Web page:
Today’s guest writer is a dear friend. She struggles with depression and has soldiered through tough situations that have only heightened the situation. Yet, in all these, I have admired her resilience and desire to honor God and respond in the most God-glorifying manner. This article is an introduction. In the future, we will endeavor to write more about mental illness and focus on issues like therapy. Our writer prefers to remain anonymous. 

It’s Thursday morning, I wake up feeling deeply burdened, like there is this dark cloud over me. I am deeply anxious. I am also sweating. There’s a sharp pain on my heart’s right side and I just feel so irritable. The burden upon my shoulders is too heavy. I just want to break down in tears. I don’t want to get out of bed. I don’t want to face the world. Why do I feel like I do? Must I continue living life with this weight upon my heart? What happened? Will this misery ever stop? Could my sin be the cause? Is the Lord punishing me? Or could it be that He delights in my sickness? It’s been several years since I first learned that what I had been grappling with, for as long as I could remember, were symptoms of mental illness.

Depression and anxiety disorders are the leading mental illnesses diagnosed in Kenya. It is estimated that one in every ten people suffer from a common mental disorder. However, the number increases to 1 in every 4 people among sick people who seek routine hospital services. According to the recommendations of the mental health task force released on 7th July 2020, the government was urged to declare mental illness a National Emergency of epidemic proportions. But are mental illnesses that serious?

The reality of mental illness is truly difficult to grapple with. The pain and turmoil involved are the kinds you would not even wish on your worst enemy. For believers, it comes with other implications of what to make of the illness. How to make peace between a good God and the illness. There is also the reality of well-meaning brethren that may not know how exactly to respond. Or those that feel the illness is proof of unbelief, sin in your life, or ingratitude. But what does the bible say? What is the problem?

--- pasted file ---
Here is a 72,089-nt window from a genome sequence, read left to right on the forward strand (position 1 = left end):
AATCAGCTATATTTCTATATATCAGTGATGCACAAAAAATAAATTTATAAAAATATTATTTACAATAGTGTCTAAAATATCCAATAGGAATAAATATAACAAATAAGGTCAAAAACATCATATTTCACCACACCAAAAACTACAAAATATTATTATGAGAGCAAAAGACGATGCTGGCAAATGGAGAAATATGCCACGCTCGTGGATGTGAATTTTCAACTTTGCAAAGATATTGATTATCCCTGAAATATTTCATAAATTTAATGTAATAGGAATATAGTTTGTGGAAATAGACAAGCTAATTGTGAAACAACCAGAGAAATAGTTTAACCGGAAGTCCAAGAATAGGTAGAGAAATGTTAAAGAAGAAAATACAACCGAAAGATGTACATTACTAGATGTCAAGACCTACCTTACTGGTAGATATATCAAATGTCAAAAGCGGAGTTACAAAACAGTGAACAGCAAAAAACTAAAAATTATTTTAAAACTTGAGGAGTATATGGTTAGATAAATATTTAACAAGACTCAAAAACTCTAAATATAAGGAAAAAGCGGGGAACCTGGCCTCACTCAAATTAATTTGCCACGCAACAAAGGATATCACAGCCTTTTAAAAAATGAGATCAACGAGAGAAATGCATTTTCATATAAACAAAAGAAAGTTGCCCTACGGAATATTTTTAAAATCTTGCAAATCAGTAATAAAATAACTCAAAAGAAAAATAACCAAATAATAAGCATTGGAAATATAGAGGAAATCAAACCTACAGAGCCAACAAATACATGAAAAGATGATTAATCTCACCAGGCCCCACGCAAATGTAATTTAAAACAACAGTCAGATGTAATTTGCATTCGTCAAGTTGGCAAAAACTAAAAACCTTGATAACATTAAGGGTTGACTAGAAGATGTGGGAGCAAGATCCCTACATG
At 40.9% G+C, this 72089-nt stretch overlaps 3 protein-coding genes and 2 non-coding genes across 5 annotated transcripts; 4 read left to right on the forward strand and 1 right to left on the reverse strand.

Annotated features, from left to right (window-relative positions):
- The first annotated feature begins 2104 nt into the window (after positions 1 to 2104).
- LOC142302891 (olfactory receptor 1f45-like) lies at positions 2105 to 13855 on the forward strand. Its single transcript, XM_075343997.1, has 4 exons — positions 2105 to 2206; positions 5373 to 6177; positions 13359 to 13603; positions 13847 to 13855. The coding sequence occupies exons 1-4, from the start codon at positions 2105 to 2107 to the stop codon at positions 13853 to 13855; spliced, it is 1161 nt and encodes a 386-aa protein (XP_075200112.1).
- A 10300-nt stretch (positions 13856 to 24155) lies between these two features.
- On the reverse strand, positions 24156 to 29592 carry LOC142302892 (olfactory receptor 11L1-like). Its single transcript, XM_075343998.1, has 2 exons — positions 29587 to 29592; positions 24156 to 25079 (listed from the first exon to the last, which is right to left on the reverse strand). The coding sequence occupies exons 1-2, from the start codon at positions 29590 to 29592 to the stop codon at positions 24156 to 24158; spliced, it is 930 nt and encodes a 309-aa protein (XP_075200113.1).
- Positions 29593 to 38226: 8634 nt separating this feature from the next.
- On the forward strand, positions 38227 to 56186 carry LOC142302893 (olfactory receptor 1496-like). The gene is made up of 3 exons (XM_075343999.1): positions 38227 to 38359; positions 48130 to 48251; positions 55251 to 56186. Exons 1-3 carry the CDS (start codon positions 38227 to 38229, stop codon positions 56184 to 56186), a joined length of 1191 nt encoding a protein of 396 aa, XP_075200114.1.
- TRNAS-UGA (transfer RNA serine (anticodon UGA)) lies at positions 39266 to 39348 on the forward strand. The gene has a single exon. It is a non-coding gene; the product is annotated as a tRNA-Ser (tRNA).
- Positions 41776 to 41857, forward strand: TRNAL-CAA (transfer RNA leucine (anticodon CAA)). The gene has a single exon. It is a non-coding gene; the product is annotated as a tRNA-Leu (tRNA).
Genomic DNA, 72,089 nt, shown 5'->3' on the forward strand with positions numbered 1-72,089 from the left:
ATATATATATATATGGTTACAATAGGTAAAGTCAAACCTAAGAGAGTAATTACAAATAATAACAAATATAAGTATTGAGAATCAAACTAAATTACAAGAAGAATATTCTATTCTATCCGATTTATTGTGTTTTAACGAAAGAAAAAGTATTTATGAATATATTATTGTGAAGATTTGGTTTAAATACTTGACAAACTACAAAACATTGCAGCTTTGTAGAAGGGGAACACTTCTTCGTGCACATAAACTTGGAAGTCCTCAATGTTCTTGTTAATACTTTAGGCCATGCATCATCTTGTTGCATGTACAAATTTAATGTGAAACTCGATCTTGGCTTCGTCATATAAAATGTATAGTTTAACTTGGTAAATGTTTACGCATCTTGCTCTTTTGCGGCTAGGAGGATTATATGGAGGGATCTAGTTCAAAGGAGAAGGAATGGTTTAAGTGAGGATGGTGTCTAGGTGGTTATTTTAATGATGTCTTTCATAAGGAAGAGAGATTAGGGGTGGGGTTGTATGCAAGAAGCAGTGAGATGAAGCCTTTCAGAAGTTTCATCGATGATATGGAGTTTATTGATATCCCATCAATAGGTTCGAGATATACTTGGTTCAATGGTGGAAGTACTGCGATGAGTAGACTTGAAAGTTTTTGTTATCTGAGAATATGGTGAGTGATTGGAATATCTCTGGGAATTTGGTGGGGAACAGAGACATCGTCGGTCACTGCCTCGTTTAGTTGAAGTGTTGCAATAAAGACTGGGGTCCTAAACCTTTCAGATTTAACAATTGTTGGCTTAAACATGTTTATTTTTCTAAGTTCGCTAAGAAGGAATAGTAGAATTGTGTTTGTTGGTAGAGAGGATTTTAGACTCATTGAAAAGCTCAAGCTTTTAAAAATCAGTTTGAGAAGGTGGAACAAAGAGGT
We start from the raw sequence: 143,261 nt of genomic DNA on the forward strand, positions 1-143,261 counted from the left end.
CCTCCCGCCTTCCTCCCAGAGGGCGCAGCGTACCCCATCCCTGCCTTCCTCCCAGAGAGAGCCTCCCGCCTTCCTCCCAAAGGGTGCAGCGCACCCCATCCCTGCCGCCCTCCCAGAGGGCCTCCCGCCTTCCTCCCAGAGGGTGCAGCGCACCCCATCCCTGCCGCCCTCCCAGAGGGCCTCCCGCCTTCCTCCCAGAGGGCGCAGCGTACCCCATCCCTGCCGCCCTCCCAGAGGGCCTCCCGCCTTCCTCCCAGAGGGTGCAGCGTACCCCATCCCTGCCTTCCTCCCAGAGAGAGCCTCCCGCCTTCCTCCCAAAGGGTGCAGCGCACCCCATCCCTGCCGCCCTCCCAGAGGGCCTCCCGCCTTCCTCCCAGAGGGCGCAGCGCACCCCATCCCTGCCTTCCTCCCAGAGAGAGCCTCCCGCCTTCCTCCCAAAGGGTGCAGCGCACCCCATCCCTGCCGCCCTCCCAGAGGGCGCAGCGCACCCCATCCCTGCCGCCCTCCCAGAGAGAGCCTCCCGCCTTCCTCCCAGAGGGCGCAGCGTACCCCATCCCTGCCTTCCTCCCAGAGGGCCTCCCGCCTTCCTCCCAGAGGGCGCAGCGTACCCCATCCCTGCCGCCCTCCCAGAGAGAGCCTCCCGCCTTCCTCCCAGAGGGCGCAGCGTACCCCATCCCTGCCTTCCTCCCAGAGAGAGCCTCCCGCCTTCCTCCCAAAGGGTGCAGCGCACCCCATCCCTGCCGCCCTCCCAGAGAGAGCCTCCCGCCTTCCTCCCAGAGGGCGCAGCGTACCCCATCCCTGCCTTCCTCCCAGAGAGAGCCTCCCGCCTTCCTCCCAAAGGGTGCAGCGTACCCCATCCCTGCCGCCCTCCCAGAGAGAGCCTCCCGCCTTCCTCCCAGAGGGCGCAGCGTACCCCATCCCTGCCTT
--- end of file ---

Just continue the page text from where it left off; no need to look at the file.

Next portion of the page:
Something must be wrong.

In Genesis 3, we see the fall of our first parents, Adam and Eve, as a result of their disobedience to God. They willfully ate the fruit God instructed them not to. Their disobedience meant that evil came into the world, corrupting every aspect of humanity. The bible teaches that the post-Genesis 3, pre-Revelation 21 world is far from perfect. Death is now on the scene, men seek new ways of sinning against God and each other, creation itself was subjected to frustration, and sickness and disease are part of the current system. Nothing was spared from the impact of the fall. The fall affected all created things. The implications of this, then, is that things do not necessarily function as they originally ought to; our emotions, our brains, our bodies, our conscience, our heart, our relationships, etc. It is not far-fetched, then, to experience brokenness in this fallen world. Scriptures through the Psalms and other verses like Revelation 21:4 “He will wipe every tear from their eyes. There will be no more death, mourning or crying or pain for the old order of things has passed away.” bear witness to the reality of pain in the current world. It implies pain, crying, and mourning are part of the current order before Christ’s second return.

What we all truly need.

Scripture relentlessly demonstrates that man’s primary problem is the indwelling sin; the fact that we enjoy, long for, and delight in sin. What makes the problem direr is the fact that man left to himself without God’s intervention, cannot move towards, leave alone meet God’s holy standards. Our best “good deeds” are like filthy rags in the presence of a holy God.